Tanya Prystay

AlumniM.Sc. Students - AlumniTechnical Staff - Alumni  (May 2016 - May 2018)

Thesis topic: Using heart rate loggers to determine smallmouth bass parental care energy investment

Background

Personal Profile

Tanya’s research focuses on using heart rate as a proxy for measuring fish energy investment under various stress conditions. Her previous work involved describing sockeye salmon heart rate profiles after a catch-and-release fishing event. Now her research concentrates on describing spawning energy investment with a focus on smallmouth bass (Micropterus dolomieu) in the Ontario Rideau Lakes, and sockeye salmon (Onchorhynchus nerka) in British Colombia. Spawning success is crucial for individual fitness and population success. Smallmouth bass undergo parental care behaviour where the male cleans the nest and defends the eggs from predators until the offspring are able to defend themselves. Contrastingly, mature sockeye salmon migrate long distances from salt water to fresh water spawning grounds, where they spawn and die before the eggs become fry. Smallmouth bass and sockeye salmon play an important economical, ecological, and cultural role in Canada. Although both species exhibit different spawning behaviours, both spawning methods are highly energetically costly. Understanding the magnitude of the cost of spawning can be further used to understand the effects of other abiotic and biotic stressors on spawning success.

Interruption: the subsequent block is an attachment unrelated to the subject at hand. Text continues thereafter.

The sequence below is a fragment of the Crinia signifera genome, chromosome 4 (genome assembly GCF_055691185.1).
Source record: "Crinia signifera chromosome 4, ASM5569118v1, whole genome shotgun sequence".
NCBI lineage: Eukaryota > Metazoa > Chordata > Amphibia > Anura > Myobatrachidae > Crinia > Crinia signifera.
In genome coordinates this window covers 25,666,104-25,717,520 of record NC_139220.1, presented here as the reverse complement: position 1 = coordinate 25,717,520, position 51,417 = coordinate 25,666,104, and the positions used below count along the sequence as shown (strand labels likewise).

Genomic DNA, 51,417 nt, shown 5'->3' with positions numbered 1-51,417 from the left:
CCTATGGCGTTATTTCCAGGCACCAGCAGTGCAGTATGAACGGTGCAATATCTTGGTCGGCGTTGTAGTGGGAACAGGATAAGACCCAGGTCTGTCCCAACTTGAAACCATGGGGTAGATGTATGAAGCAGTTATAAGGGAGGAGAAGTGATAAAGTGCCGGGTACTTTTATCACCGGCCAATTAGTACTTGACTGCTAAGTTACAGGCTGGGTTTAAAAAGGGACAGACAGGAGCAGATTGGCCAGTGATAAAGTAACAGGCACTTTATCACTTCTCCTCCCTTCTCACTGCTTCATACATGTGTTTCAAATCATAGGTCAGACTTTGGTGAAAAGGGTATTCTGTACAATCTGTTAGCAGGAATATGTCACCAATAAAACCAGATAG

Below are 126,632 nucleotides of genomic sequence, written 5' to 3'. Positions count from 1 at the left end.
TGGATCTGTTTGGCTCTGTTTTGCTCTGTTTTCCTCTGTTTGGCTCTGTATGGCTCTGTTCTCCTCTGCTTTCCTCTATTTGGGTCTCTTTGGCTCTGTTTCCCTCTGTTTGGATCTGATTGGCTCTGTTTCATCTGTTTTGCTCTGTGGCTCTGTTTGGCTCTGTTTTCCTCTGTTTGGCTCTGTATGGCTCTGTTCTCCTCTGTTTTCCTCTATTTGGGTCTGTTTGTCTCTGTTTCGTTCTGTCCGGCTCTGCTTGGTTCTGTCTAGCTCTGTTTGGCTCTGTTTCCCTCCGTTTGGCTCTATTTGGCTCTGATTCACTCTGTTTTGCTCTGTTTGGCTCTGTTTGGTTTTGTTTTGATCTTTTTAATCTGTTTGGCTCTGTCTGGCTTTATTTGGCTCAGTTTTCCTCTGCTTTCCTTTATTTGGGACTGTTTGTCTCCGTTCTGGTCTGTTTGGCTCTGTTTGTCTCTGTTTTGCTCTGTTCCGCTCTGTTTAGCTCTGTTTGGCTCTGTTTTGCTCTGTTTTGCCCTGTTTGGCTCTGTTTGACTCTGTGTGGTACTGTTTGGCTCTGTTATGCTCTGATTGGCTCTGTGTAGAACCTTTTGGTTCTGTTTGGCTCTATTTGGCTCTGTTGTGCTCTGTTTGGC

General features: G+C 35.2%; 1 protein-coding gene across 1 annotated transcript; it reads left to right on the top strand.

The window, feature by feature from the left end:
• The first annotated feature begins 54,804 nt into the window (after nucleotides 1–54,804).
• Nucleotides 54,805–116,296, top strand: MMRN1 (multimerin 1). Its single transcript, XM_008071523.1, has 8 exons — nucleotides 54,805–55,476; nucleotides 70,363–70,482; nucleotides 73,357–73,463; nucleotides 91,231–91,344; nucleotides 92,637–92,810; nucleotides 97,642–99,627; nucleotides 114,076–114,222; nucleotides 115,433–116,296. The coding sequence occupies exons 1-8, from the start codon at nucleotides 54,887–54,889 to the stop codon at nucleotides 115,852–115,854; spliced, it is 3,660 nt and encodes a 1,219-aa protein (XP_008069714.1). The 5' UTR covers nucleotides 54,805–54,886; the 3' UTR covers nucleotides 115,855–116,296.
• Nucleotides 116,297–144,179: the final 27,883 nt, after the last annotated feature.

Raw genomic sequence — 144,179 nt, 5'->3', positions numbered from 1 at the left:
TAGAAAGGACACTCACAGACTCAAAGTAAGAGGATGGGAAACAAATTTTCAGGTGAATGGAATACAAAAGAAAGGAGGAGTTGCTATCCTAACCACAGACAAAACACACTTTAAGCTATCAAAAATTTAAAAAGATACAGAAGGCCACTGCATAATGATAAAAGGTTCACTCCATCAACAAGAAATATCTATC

Lab Publications (3)

  • Halsey LG, Green JA, Twiss SD, Arnold W, Butler PJ, Cooke SJ, Grémillet D, Ruf T, Hicks O, Minta KJ, Prystay TS, Wascher CAF & V Careau (In Press). Flexibility, variability and constraint in energy management patterns across vertebrate taxa revealed by long-term heart rate measurements. Functional Ecology. 00:000-000.

  • Prystay, T.S., E.J. Eliason, M.J. Lawrence, M. Dick, J.W. Brownscombe, D.A. Patterson, G.T. Crossin, S.G. Hinch, and S.J. Cooke. 2017. The influence of water temperature on sockeye salmon heart rate recovery following simulated fisheries interactions. Conservation Physiology. 5(1); doi:10.1093/ conphys/cox050..

  • Transactions of the American Fisheries Society

    Prystay, T.S., C.K. Elvidge, W.M Twardek, J.M. Logan, C.H. Reid, S.H. Clarke, J.G. Foster, E.L.L. Cooke and S.J. Cooke. 2017. Comparison of the behavioural consequences and recovery patterns of largemouth bass exposed to MS-222 or electrosedation. Transactions of the American Fisheries Society. 146:556–566.